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Old January 28th, 2006, 03:24 AM   #251
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very good
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Old March 14th, 2006, 06:32 AM   #252
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2005 World Top 30 airports by passeger traffic

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Old March 14th, 2006, 01:18 PM   #253
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Strange list.
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Old March 14th, 2006, 01:23 PM   #254
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What's strange about it?
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Old March 14th, 2006, 02:38 PM   #255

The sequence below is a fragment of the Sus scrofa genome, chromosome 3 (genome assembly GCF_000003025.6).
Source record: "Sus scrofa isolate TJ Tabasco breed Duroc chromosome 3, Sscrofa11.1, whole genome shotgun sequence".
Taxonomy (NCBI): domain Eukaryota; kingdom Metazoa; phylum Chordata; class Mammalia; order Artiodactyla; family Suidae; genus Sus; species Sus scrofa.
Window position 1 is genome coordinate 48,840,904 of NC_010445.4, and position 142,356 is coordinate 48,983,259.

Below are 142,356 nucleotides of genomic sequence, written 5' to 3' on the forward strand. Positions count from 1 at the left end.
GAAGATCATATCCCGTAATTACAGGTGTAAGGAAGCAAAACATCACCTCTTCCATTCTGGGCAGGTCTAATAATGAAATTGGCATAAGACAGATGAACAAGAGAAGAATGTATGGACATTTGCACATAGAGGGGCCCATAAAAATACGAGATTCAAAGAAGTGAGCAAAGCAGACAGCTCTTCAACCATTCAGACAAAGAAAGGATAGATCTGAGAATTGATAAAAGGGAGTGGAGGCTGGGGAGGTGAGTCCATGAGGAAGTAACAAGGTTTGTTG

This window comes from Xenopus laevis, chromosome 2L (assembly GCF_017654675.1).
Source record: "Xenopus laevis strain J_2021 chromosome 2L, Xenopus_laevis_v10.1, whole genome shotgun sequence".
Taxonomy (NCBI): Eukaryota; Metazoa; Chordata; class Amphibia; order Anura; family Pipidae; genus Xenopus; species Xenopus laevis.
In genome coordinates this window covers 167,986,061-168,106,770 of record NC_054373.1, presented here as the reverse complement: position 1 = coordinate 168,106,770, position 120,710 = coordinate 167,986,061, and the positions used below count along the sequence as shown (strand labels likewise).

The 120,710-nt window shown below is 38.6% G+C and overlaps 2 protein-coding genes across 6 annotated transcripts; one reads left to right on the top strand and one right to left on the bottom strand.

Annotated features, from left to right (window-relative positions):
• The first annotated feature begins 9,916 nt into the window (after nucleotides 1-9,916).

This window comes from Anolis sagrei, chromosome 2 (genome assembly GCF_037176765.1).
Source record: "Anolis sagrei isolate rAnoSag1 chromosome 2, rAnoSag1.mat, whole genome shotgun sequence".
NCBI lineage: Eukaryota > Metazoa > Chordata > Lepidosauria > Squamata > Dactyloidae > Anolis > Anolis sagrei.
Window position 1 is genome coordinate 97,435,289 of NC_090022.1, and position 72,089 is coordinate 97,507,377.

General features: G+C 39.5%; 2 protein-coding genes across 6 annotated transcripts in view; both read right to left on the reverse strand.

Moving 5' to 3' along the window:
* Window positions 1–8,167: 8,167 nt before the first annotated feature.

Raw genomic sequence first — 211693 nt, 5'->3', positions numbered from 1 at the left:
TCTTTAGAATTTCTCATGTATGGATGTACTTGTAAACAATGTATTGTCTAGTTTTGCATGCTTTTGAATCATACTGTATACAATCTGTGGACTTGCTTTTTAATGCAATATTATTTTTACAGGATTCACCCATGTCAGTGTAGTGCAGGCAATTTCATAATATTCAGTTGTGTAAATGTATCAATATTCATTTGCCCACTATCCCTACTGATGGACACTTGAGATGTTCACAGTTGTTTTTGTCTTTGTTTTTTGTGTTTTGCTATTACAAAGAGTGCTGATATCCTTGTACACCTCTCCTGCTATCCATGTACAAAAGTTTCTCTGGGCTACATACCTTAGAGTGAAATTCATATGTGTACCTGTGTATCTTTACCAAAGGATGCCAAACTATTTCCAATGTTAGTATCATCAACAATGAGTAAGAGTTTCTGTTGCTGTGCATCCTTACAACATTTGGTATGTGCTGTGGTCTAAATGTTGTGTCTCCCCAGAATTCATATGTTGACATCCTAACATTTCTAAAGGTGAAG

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Impressive:

1. ATL is far ahead of other airports. Have been to ATL, a big and nice airport;
2, Beijing airport is booming, 17.5% change rate! It will soon become the top3;
3. Tokyo's 2 airports are all in top30, what a busy city!
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Old March 14th, 2006, 03:10 PM   #256
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Quote:
Originally Posted by davidwei01
Impressive:

1. ATL is far ahead of other airports. Have been to ATL, a big and nice airport;
2, Beijing airport is booming, 17.5% change rate! It will soon become the top3;
3. Tokyo's 2 airports are all in top30, what a busy city!
Well firstly there is the question of if Beijing can sustain the high growth rate, and then London's two airports are in the top 30? What's special about Tokyo then?
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Old March 14th, 2006, 03:35 PM   #257